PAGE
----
Patricia Wallace, Senior Director, CTYOnline and Information Technology at Johns Hopkins University, has a different opinion.

“I don’t think people deeply involved consider it a contrived environment,” she said. “They keep in touch with family and friends. Think of unfriending. It’s not trivial.”

The study also raised ethical questions, which, according to the Atlantic, remain unresolved.

Wallace said she thought the study was “unethical.”

“The process for getting [Institutional Review Board] approval is very onerous and goes deeply into what kind of permissions you’re giving people and the risks and benefits of the study,” she told VOA. “The sharing of that information was not done with those people. They never had a chance to agree. Some of them may have been minors.”

She added that people generally understand that companies do studies like this, but that in most cases, they’re not publishing it.

Wallace suggested the study could be pushback against a 2013 study that found Facebook made people depressed.

“People should be up in arms,” she said. “A good thing that’s going to come out of this is that it caught people’s attention. A lot of people are spending hours with this technology, and they don’t know how it’s influencing them.”

 

You May Like

Lesotho Faces New Round of Violence, Political Crisis

Brutal killing of military officer has sent former leaders back into S. Africa where they're watching anxiously as regional officials head in to try to restore peace More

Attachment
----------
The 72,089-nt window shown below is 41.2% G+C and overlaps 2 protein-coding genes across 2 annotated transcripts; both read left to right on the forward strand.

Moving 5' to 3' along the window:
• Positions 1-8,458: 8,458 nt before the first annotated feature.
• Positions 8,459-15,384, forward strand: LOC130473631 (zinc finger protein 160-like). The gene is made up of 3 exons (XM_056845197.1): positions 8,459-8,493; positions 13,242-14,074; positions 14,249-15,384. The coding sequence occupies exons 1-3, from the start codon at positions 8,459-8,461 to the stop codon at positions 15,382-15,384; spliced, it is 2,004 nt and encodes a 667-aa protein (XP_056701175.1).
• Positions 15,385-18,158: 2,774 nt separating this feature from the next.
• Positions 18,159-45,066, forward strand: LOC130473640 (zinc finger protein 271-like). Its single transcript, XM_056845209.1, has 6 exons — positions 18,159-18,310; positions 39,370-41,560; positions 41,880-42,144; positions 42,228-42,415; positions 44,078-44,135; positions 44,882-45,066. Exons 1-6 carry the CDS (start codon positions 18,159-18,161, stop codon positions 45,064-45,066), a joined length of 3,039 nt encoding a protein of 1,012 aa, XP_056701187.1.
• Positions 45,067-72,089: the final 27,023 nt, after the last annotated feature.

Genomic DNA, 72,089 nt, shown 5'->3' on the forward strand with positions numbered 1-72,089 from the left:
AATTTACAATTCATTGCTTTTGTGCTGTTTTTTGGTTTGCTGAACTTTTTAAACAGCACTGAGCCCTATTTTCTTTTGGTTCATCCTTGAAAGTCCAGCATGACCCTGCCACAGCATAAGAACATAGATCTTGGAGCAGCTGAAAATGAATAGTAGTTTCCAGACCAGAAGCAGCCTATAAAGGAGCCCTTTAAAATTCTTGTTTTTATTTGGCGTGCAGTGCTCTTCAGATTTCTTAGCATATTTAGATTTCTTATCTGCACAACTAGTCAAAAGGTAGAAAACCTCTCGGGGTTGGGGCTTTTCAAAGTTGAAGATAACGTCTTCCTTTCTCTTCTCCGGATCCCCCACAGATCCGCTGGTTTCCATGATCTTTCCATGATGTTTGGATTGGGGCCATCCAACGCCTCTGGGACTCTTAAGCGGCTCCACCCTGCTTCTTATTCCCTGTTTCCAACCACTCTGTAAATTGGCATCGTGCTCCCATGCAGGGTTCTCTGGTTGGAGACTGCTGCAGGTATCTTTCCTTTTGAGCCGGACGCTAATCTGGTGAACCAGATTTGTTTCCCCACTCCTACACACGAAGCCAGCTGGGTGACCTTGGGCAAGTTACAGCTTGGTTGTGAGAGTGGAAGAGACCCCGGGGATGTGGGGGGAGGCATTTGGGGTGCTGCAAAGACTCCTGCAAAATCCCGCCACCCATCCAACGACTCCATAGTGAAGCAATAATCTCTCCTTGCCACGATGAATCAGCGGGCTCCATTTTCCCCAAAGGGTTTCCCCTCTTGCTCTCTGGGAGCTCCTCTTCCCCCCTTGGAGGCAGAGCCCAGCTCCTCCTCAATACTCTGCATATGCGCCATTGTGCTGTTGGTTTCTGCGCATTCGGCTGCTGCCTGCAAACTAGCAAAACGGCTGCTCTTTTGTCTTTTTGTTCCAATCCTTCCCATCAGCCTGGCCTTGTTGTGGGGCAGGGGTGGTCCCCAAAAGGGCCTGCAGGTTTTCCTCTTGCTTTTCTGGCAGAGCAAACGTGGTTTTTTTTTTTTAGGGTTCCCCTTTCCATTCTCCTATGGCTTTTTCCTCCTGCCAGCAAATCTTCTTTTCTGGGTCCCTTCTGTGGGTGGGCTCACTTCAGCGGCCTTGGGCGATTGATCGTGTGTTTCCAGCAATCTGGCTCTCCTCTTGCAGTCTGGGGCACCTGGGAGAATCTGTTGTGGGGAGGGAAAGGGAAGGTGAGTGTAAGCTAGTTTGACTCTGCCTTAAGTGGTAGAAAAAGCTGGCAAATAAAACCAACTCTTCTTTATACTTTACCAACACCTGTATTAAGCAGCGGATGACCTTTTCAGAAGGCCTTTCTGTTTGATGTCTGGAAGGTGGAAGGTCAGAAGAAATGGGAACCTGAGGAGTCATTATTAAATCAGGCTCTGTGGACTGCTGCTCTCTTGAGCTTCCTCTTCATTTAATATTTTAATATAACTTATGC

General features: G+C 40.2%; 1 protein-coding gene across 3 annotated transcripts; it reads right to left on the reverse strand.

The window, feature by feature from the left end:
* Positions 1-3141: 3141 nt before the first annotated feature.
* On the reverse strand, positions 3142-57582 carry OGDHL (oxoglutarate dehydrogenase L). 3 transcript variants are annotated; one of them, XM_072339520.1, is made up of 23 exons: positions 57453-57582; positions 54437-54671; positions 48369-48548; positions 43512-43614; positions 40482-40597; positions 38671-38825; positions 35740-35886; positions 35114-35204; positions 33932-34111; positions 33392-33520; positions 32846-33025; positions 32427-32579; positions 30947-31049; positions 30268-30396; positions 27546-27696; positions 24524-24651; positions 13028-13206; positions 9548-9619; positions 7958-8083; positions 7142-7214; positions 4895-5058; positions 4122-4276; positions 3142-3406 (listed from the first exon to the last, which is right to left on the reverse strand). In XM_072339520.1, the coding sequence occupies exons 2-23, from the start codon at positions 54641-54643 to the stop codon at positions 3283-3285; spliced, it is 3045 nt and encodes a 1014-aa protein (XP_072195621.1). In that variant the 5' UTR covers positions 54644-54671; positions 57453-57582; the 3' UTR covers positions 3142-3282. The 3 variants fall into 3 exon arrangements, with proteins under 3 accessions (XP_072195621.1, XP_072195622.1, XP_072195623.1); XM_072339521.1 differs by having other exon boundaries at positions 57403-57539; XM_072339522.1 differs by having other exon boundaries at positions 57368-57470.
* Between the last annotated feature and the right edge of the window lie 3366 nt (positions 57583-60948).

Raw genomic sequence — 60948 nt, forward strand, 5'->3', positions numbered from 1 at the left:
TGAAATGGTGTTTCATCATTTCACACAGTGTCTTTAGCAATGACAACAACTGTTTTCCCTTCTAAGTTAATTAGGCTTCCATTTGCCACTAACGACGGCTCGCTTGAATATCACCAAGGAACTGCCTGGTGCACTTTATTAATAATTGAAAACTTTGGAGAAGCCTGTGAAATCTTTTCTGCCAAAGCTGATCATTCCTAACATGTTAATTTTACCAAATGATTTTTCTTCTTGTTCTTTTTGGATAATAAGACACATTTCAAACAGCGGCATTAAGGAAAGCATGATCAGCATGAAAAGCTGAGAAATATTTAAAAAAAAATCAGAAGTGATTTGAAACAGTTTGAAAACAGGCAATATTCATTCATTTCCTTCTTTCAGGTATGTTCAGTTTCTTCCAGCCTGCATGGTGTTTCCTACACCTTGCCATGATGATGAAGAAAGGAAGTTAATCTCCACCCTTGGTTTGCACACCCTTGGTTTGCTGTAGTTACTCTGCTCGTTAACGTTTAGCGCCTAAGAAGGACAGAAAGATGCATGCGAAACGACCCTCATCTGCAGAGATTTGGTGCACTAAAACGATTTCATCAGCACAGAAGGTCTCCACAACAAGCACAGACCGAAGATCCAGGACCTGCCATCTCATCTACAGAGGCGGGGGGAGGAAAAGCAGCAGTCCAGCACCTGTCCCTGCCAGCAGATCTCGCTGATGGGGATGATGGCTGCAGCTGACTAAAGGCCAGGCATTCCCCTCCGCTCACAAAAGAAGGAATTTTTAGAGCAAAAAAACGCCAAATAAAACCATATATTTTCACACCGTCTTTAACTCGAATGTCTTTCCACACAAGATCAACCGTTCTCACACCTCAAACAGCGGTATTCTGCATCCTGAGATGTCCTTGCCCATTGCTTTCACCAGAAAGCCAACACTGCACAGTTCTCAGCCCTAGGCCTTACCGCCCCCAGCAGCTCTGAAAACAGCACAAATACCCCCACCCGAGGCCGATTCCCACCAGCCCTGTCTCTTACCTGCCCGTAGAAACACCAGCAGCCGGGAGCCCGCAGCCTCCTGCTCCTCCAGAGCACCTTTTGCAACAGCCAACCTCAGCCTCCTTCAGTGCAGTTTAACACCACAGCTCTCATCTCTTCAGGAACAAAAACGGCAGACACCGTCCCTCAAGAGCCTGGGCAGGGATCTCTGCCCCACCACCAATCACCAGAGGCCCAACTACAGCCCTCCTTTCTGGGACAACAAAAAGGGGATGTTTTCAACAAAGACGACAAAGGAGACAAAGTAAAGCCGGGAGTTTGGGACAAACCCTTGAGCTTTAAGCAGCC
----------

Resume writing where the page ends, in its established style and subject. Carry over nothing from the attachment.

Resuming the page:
Video VOA EXCLUSIVE: US Diplomat Expects Adoption of Bosnian Massacre Anniversary Resolution

Samantha Power says there's broad consensus about killings in Bosnia's war, but Russia calls resolution 'divisive,' backs UN countermeasure More

UN Report Exposes Widespread Boko Haram Atrocities

Damning report graphically details pattern of vicious, widespread atrocities committed by Islamist militants More

This forum has been closed.
Comments
     
There are no comments in this forum. Be first and add one

Featured Videos

Your JavaScript is turned off or you have an old version of Adobe's Flash Player. Get the latest Flash player.
Olympics Construction Scars Sacred Korean Mountaini
X
July 02, 2015 4:10 AM
Environmentalists in South Korea are protesting a Winter Olympics construction project to build a ski slope through a 500-year-old protected forest. Brian Padden reports that although there is strong national support for hosting the 2018 Pyeongchang Winter Olympics, there are growing public concerns over the costs and possible ecological damage at the revered mountain.
Video

Video Olympics Construction Scars Sacred Korean Mountain

Environmentalists in South Korea are protesting a Winter Olympics construction project to build a ski slope through a 500-year-old protected forest. Brian Padden reports that although there is strong national support for hosting the 2018 Pyeongchang Winter Olympics, there are growing public concerns over the costs and possible ecological damage at the revered mountain.
Video

Video Xenophobia Victims in South Africa Flee Violence, Then Return

Many Malawians fled South Africa early this year after xenophobic attacks on African immigrants. But many quickly found life was no better at home and have returned to South Africa – often illegally and without jobs, and facing the tough task of having to start over. Lameck Masina and Anita Powell file from Johannesburg.
Video

Video Family of American Marine Calls for Release From Iranian Prison

As the crowd of journalists covering the Iran talks swells, so too do the opportunities for media coverage.  Hoping to catch the attention of high-level diplomats, the family of American-Iranian marine Amir Hekmati is in Vienna, pleading for his release from an Iranian prison after nearly 4 years.  VOA’s Heather Murdock reports from Vienna.
Video

Video UK Holds Terror Drill as MPs Mull Tunisia Response